“Even so, certain authors might prefer the imprimatur of a literary institution over a celebrity’s.  ‘I could see why celebrity imprints would be ripe for derision – critics might say celebrities are trying to look smart,’ says Katherine Fausset, a literary agent with Curtis Brown Ltd.

“Parker, meanwhile, is off to the races promoting her first novel.  Two weeks before its release, she posted a picture of herself hailing a cab with SJP for Hogarth’s debut book in her hand.  It got nearly 167,000 likes.”

Review: Living Buddha, Living Christ

My wife read this book by Thich Nhat Hanh, and when I ran out of handy books (we’re on holiday), I decided to read it.  The subtitle is “A revered meditation master explores two of the world’s great contemplative traditions.”

The author is a Vietnamese Buddhist monk, born in 1926; he is active in the peace movement, promoting non-violent solutions to conflict.  He has written more than 100 books, including over 40 in English.  He is fluent in French, Chinese, Japanese, Sanskrit, Pali, English and Vietnamese.  He is based in Plum Village in Dordogne in the south of France, and has established Buddhist facilities in Vietnam, France, USA, Germany.  He is a Zen Master of Buddhism and a teacher of mindfulness (meditation).

Thich Nhat Hanh

This book does a very credible job bringing the teaching of Jesus Christ in line with the teaching of Buddha.  If these two men were to meet, one can suppose that they would have gotten along well.  More on this below.  Contact with the Holy Spirit is suggested to place one in a similar state of near nirvana to Buddhist mindfulness or meditation.  In fact there are references to the benefits of mindfulness on nearly every page, and although Thich Nhat Hanh is a master teacher of Buddhist mindfulness, and he has written books on the subject, there is no prescription for reaching near nirvana.

(When I was much younger, the company I worked for put its sales people on a course in meditation taught be a man named Jeff Coats.  The reason for the course was that sales people needed to have a constructive escape from the stress of selling.  I can recall reaching a meditative state only once, but it was quite sublime.)

The author takes issue with the Roman Catholic church on its implied position that it is the only true religion.  He makes the point that this can lean to real conflict and it inhibits constructive dialogue.  I agree.

While the ethos of Christianity and Buddhism may be similar, there are two important points on which the two diverge,  Buddhists do not believe in an immortal soul; Buddha taught that the soul, like the body is constantly evolving and therefore impermanent.

Thich Nhat Hanh says, “A good theologian is one who says almost nothing about God, even though the word ‘theology’ means ‘discourse about God’.  It is risky to talk about God.  The notion of God might be an obstacle for us to touch God as love, wisdom and mindfulness.” and “The Buddha was not against God.  He was only against notions of God that are mere mental constructions and do not correspond to reality, notions that prevent us from developing ourselves and touching ultimate reality.”  It seems to me that there are several problems with this.  Christians believe that Jesus, as part of the Trinity, is God, and He is not a ‘mental construction’.  Thich Nhat Hanh seems to accept the reality of the Holy Spirit, also part of the Trinity; is the Spirit a ‘mental construction’?  In the last sentence quoted above, the author uses the word ‘reality’ twice, without being clear about what ‘reality’ he is referring to.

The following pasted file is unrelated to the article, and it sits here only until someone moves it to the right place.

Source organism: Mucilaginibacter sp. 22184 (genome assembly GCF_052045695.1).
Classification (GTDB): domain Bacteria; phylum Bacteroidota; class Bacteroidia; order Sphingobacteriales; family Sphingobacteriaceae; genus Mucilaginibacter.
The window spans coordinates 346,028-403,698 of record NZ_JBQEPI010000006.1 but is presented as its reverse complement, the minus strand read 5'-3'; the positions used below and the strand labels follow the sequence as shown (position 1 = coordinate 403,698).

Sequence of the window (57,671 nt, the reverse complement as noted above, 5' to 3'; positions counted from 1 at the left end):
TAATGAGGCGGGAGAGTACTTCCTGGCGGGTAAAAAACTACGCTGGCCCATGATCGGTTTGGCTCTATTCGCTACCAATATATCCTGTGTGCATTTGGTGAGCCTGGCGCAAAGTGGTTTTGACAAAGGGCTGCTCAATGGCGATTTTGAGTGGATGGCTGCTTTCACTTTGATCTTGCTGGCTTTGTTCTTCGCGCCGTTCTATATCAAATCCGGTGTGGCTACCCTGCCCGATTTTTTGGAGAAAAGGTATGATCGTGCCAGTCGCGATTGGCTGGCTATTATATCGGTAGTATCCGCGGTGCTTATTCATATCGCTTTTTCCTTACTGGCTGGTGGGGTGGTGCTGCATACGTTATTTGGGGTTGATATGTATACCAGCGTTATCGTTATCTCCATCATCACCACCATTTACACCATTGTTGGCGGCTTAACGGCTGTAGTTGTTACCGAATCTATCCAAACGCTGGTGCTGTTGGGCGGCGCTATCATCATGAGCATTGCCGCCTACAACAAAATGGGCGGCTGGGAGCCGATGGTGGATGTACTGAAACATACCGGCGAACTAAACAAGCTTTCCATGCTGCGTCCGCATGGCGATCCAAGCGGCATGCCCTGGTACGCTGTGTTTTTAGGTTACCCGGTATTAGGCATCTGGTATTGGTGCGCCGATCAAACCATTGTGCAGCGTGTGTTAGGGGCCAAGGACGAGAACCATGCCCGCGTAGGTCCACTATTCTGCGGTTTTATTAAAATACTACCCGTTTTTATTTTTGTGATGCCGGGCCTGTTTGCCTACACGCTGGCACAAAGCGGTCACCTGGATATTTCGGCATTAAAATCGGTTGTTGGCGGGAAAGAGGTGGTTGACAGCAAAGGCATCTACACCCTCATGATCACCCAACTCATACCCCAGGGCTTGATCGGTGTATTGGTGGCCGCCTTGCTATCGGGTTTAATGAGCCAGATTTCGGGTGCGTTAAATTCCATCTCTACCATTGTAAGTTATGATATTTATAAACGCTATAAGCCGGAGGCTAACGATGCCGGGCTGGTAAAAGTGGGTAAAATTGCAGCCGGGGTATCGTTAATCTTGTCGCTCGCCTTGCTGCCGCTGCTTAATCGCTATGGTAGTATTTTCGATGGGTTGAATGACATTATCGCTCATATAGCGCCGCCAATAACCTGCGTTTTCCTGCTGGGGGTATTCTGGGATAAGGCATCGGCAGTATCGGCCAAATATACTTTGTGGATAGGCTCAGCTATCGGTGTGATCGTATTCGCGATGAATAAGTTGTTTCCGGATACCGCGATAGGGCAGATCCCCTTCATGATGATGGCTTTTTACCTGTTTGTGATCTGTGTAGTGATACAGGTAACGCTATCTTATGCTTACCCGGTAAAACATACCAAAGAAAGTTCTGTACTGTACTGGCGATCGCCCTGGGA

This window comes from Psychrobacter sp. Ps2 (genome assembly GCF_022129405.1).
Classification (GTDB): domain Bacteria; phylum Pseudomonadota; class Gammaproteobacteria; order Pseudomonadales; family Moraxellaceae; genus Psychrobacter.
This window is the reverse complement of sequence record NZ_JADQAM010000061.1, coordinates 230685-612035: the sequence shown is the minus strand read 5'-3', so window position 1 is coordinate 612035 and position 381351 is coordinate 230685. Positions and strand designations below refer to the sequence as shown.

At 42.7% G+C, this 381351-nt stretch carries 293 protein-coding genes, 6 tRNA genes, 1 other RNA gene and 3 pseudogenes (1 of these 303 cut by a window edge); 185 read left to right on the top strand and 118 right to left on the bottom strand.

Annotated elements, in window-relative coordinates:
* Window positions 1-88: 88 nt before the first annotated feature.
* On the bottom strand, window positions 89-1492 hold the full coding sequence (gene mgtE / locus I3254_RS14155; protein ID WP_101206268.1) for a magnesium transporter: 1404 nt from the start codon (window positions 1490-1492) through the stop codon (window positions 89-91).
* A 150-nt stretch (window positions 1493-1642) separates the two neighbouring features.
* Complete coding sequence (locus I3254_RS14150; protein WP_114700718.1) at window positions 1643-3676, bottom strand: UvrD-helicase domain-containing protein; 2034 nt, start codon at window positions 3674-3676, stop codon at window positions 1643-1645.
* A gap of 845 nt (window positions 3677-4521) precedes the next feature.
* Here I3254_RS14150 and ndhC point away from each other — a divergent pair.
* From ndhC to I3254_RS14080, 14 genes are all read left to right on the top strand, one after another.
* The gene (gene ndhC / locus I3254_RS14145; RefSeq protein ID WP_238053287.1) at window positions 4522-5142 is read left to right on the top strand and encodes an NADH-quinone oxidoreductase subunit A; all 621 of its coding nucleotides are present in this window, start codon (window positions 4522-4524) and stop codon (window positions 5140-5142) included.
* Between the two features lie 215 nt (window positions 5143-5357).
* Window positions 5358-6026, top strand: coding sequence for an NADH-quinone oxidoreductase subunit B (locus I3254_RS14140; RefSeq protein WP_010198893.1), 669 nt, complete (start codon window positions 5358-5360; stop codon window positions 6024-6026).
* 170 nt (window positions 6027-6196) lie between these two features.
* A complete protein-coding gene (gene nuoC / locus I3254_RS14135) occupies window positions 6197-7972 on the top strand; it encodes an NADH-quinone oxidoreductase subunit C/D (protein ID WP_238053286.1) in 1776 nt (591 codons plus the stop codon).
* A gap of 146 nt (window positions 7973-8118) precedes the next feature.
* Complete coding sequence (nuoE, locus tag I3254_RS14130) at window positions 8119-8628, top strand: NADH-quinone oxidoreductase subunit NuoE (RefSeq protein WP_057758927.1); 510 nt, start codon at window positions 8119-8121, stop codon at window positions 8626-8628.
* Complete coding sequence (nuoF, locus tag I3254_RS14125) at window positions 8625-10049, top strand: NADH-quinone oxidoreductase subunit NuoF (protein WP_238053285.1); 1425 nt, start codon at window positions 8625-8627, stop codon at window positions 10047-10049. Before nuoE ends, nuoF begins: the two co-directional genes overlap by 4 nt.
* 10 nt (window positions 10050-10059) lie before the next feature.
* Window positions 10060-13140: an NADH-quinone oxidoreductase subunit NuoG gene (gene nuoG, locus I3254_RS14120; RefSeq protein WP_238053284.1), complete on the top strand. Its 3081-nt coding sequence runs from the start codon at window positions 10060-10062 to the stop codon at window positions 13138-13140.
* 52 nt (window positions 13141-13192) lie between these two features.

When I imagine a meeting between Jesus and Buddha, I don’t think it would be entirely friendly.  In my scenario, Jesus chastises Buddha for being a ‘man of little faith’.

For this reason, I found Living Buddha, Living Christ to be a book of little value: it focuses on relatively minor similarities while ignoring the important differences.

Review: Daemon Voices

Daemon Voices by Philip Pullman, master storyteller, attracted my attention because it is  collection of essays on storytelling.  I thought is might include some tips from an expert.  The book, when it arrived from Amazon turned out to be a hard cover edition of 460 velum pages.  The essays are mostly presentations given at various literary events, and compiled by Simon Mason, who writes for adults and children and his fictional works have won and been shortlisted for literary prizes.

Wikipedia says this about Philip Pullman: “Philip Pullman, CBE, and fellow of the Royal Society of Literature (born 19 October 1946) is an English novelist. He is the author of several best-selling books, including the fantasy trilogy, His Dark Materials and a fictionalised biography of Jesus, The Good Man Jesus and the Scoundrel Christ. In 2008, The Times named Pullman one of the “50 greatest British writers since 1945”.  In a 2004 poll for the BBC, Pullman was named the eleventh most influential person in British culture.

Philip Pullman